Methods: The RACER (Risk of Adverse Cardiovascular Events among professional dRivers in Poland - Ambulatory Blood Pressure Monitoring) study is a prospective study focused on assessing cardiovascular risk factors in professional drivers. Patients included in the study were screened for classical and non-classical cardiovascular risk factors and had an ambulatory blood pressure monitoring (ABPM) performed. Out of the whole RACER study population, 144 drivers were included into the RACER-ABPM study.

Results: Out of this group 135 (95.7%) were male, and the mean age was 50.2 ± 9.3 years, and mean body mass index was 32.3 ± 3.0 kg/m². A family history of CVD was noted in 21.3% of patients, 28.1% were current smokers, and 2.9% had diabetes mellitus. Out of those patients, 72.2% had low-density lipoprotein cholesterol (LDL-C) level > 115 mg/dL, 85.5% had LDL-C > 100 mg/dL, and 96.7% had LDL-C > 70 mg/dL. High-density lipoprotein cholesterol < 40 mg/dL in men and < 45 mg/dL in women was present in 84.4% of cases. Triglycerides > 150 mg/dL were found in 28.9% of cases.

Conclusions: In conclusion, dyslipidaemia is highly prevalent in professional drivers. Obesity is one of the major contributors to the cardiovascular risk, and dyslipidaemia along with other risk factors highly prevalent in this subgroup accounts for poorer prognosis.
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http://dx.doi.org/10.5603/KP.a2017.0229DOI Listing
December 2018

Prevalence of Hypertension in Professional Drivers (from the RACER-ABPM Study).

Am J Cardiol 2017 Nov 8;120(10):1792-1796. Epub 2017 Aug 8.

1st Department of Cardiology, Medical University of Warsaw, Warsaw, Poland.

Professional drivers are a group exposed to many cardiovascular risk factors. Nonsystematic working hours, stress, low physical activity, and unhealthy dietary habits are common among professional drivers. These translate into high risk of cardiovascular disease. The aim of the current analysis was to establish the prevalence of arterial hypertension in a group of continuous professional drivers. The RACER (Risk of Adverse Cardiovascular Events among professional dRivers in Poland) study is a prospective study focused on assessing cardiovascular risk factors in professional drivers. Patients included in the study were screened for the classical and nonclassical cardiovascular risk factors and had an ambulatory blood pressure monitoring (ABPM) performed. Of the RACER study population, 144 drivers were included into the RACER-ABPM study. Of this group 135 (95.7%) were male at mean age of 50.2 ± 9.3 years, with mean body mass index of 32.3 ± 3.0 kg/m. In 21.3% of patients, family history of cardiovascular disease was noted, 28.1% were current smokers, and 2.9% had diabetes mellitus. Arterial hypertension was previously diagnosed in 39 patients (27.9%). In ABPM, the mean 24-hour blood pressure (BP) values were 130.3 ± 14.3 and 80.9 ± 9.9 for systolic and diastolic BP, respectively, and 46.1% of patients could be categorized as dippers. Based on the ABPM results, arterial hypertension was diagnosed in 104 of patients (73.8%). Patients with hypertension tend to be more often male and have a family history of cardiovascular disease. In conclusion, arterial hypertension is highly prevalent in professional drivers. Also abnormal day-to-night BP value patterns are often seen in this group.
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http://dx.doi.org/10.1016/j.amjcard.2017.07.086DOI Listing
November 2017

Peripheral ARtery Atherosclerotic DIsease and SlEep disordered breathing (PARADISE) trial - protocol for an observational cohort study.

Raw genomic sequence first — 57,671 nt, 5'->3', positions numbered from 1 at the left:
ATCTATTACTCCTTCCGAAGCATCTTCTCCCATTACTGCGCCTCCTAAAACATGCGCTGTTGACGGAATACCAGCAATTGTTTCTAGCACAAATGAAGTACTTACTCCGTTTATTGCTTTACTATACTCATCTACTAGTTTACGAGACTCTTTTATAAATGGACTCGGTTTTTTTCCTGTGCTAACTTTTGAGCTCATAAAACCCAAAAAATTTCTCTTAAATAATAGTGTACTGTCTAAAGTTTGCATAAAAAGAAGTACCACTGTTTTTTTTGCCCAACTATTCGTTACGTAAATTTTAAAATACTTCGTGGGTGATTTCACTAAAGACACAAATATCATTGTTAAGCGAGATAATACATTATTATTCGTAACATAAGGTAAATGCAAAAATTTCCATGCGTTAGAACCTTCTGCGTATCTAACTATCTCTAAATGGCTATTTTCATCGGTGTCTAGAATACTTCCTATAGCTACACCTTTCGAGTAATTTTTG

Kardiol Pol 2017 17;75(12):1332-1338. Epub 2017 Jul 17.

I Katedra i Klinika Kardiologii, Warszawski Uniwersytet Medyczny..

Background: Peripheral arterial disease (PAD) is in fact a group of disease entities with different symptoms and course but a common underlying cause, i.e. atherosclerosis. Atherosclerosis is known to be aggravated by several cardiovascular risk factors, including obstructive sleep apnoea (OSA).

Aim: Following paper is a protocol for the Peripheral ARtery Atherosclerotic DIsease and SlEep disordered breathing (PARADISE) trial, which aims to describe the prevalence of OSA in PAD patients scheduled for revascularisation, and to determine the effect of OSA on the procedure outcomes.

Methods: The PARADISE study is an observational cohort trial. It plans to include 200 consecutive patients hospitalised for revascularisation due to PAD. In every patient an overnight sleep study will be performed to diagnose sleep disorders. Accord¬ing to the results of the test, patients will be divided into two groups: group A - patients with OSA, and group B - patients without OSA (control group). All patients will also be screened for classical and non-classical cardiovascular risk factors. In some of the patients, during surgery, a fragment of atherosclerotic plaque will be collected for further testing. Patients will be followed for one year for adverse events and end-points. Primary end-point of the study will be the failure of revascularisa¬tion defined as recurrence or new onset of the symptoms of ischaemia from the treated region, a need for re-operation or procedure revision, or recurrence of ischaemia signs on the imaging tests.

Discussion: The data obtained will help determine the incidence of OSA in the population of patients with PAD. The au¬thors expect to show that, as with other cardiovascular diseases associated with atherosclerosis, also in patients with PAD the incidence of undiagnosed OSA is high and its presence is associated with elevated cholesterol, inflammatory markers, and higher prevalence of arterial hypertension and poor control of other cardiovascular risk factors. In addition, due to increased oxidative stress and vascular endothelial injury associated with OSA, patients afflicted with this condition will not only have more advanced atherosclerotic lesions, but also in their histopathological examination their atherosclerotic plaque will exhibit evidence of greater instability and adverse morphology. We also expect to show that in patients with OSA, achieving cor¬rect control of cardiovascular risk factors will be more difficult. The study may improve PAD control through assuring better multispecialty care in PAD patients.
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http://dx.doi.org/10.5603/KP.a2017.0150DOI Listing
January 2018